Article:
Amanda Moser, Sharon M. Ballard, Jake Jensen & Paige Averett


January 20, 2023


The purpose of this study was to examine the perceived influence of cannabis on sexual functioning and satisfaction. This study used Kaplan’s and Masters and Johnson’s sexual response cycle (desire, excitement, orgasm, plateau, resolution) and included satisfaction to complete the sexual response cycle. Given increased attention in the research literature to the potential benefits of cannabis and the lack of research on the sexual benefits of cannabis use, the current study was completed.

Data were collected using the online survey tool “Qualtrics” from a self-selected, convenience sample of adults over the age of 18 who reported previous cannabis use. The survey, developed by the researchers based on previous literature, included demographic questions followed by a scale to measure sexual functioning and satisfaction in relation to cannabis use (α = 0.897).

The final sample was 811 participants ranging in age from 18 to 85 years old (M = 32.11). The majority of participants were identified as female (n = 536, 64.9%), White/Caucasian (n = 640, 78.9%), and college educated (n = 650, 80.1%). Almost 25% of the participants were identified as LGBTQIA+ (n = 187, 23.1%). Most of the participants reported being in a monogamous sexual relationship (n = 598, 73.7%). Data were analyzed using descriptive statistics, t-tests, one-way ANOVA, and multiple regression. Age and gender were not found to have significant effects on cannabis use and sexual functioning and satisfaction. Over 70% of participants reported increased desire (M = 4.05, SD = 0.962) and orgasm intensity (M = 4.05, SD = 0.884). Participants who reported masturbating indicated that cannabis enhanced their pleasure while masturbating (n = 620, 62.5%). Participants also stated that cannabis enhanced their sense of taste (n = 583, 71.9%) and touch (n = 576, 71.0%).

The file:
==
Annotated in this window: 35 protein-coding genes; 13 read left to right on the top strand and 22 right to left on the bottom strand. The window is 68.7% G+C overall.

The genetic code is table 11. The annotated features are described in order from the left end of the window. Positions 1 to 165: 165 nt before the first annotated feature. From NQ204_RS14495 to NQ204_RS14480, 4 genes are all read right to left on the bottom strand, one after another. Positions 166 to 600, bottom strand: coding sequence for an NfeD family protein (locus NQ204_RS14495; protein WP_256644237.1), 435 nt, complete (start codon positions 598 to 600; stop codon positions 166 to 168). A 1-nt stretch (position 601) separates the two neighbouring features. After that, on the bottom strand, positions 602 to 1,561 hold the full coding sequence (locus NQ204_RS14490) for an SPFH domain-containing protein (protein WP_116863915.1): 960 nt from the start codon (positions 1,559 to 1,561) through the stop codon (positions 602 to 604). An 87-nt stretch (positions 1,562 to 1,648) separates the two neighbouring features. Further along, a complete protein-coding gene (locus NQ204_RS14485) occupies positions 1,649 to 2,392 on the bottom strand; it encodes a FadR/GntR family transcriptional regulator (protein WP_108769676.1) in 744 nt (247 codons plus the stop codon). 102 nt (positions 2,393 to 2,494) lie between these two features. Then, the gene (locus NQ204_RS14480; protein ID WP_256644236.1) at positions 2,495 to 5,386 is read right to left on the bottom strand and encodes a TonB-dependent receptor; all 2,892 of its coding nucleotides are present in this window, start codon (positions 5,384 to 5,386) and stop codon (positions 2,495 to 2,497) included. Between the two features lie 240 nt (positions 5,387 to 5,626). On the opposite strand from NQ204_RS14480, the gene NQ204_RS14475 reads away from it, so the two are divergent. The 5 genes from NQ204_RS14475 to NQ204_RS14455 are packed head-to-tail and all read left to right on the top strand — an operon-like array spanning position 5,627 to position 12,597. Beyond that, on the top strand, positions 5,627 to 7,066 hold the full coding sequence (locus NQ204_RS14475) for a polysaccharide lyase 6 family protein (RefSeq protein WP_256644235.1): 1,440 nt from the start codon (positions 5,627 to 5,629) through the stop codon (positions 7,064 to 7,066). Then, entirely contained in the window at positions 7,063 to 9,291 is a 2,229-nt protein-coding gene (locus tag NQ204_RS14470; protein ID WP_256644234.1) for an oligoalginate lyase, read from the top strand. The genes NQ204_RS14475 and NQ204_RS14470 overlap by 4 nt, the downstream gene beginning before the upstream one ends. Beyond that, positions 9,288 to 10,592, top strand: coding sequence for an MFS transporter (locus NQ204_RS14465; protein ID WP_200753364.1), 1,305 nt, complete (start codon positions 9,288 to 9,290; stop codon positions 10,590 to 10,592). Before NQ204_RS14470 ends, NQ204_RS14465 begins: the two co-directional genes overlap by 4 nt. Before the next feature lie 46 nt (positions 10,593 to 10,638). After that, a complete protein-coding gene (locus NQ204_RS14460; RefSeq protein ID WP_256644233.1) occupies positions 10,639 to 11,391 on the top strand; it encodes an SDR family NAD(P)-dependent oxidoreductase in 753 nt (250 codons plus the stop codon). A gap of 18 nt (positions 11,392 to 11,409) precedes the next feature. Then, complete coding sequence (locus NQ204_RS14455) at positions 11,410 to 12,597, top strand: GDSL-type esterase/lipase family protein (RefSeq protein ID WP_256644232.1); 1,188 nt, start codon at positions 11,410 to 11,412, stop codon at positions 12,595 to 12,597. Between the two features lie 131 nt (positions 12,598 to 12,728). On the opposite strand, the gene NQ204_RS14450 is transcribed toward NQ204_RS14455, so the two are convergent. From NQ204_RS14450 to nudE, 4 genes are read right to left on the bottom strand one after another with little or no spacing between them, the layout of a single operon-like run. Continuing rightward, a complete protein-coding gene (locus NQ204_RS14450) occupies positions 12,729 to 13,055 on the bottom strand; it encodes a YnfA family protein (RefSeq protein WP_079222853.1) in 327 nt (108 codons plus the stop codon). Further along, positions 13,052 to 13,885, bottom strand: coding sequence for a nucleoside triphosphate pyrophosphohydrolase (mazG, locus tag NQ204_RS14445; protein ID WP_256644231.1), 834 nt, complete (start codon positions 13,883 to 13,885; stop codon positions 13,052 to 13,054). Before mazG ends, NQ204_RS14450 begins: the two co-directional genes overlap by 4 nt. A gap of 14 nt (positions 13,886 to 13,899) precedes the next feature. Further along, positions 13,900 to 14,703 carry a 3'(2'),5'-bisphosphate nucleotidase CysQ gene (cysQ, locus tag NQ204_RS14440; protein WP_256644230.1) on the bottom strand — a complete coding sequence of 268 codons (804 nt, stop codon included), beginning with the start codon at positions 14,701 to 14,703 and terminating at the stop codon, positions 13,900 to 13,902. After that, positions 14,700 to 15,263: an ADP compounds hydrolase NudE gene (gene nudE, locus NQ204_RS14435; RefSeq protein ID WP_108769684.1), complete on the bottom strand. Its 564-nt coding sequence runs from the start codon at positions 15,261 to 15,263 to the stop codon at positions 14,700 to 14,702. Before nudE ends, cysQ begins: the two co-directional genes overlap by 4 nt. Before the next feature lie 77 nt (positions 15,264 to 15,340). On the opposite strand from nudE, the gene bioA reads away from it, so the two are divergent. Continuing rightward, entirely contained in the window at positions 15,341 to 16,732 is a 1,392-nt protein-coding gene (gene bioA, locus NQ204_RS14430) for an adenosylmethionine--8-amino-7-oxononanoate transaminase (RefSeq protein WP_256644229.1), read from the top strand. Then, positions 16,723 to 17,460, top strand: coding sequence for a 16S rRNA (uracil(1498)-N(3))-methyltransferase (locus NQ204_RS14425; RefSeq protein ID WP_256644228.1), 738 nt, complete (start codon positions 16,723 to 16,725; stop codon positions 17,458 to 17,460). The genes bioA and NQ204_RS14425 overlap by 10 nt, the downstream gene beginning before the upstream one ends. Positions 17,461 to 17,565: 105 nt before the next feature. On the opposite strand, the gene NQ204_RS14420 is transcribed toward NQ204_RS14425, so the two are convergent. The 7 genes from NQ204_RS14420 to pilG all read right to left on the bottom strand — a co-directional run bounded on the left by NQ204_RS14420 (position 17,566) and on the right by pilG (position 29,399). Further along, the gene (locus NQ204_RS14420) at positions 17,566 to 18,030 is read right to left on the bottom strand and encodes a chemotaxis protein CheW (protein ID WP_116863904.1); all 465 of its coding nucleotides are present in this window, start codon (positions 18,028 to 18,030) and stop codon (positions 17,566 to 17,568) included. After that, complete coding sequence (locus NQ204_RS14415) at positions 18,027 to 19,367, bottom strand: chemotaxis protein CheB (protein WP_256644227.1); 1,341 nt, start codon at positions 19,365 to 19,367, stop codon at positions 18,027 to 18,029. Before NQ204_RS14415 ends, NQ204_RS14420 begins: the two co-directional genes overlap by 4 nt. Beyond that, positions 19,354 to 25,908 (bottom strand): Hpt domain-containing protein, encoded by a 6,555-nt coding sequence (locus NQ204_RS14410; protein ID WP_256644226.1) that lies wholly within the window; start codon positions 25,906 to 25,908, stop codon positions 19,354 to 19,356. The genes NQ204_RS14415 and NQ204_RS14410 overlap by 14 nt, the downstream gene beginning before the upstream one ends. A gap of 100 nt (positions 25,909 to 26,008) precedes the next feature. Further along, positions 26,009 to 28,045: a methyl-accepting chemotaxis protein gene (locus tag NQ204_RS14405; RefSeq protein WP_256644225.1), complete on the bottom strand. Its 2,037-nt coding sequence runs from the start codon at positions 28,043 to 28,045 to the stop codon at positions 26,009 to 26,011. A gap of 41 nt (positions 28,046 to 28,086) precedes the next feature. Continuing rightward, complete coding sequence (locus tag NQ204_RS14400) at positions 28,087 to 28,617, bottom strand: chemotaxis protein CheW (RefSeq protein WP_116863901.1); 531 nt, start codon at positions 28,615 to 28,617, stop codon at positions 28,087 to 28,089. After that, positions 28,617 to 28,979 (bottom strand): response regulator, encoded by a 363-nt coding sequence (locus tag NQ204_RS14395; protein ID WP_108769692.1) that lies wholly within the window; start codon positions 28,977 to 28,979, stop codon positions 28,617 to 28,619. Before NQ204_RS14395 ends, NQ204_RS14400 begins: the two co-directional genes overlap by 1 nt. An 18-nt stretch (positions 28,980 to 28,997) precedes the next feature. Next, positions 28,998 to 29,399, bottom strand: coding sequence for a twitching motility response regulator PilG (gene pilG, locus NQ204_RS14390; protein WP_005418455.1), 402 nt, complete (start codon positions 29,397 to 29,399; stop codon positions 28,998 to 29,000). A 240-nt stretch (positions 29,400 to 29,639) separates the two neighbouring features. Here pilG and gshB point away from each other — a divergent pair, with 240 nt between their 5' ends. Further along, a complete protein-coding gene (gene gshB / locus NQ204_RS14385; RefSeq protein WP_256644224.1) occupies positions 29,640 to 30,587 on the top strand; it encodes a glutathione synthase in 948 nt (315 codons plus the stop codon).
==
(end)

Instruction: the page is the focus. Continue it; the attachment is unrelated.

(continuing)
The results of this study contrast and establish new evidence within the literature. Demographic results indicate that the people who use cannabis are of a wide range of ages, from a variety of occupations, and have differing cannabis use preferences. The inclusion of LGBTQIA + respondents is a strength of this study. Overall, results indicated that both men and women perceived that cannabis use increased their sexual functioning and satisfaction, particularly increased desire and orgasm intensity.

This study updates the current literature on cannabis and sexuality and provides implications for improving sexual quality. Medical implications of this study include the possible use of cannabis for treating sexual dysfunctions, especially within women.


DOI: 10.1186/s42238-022-00169-2


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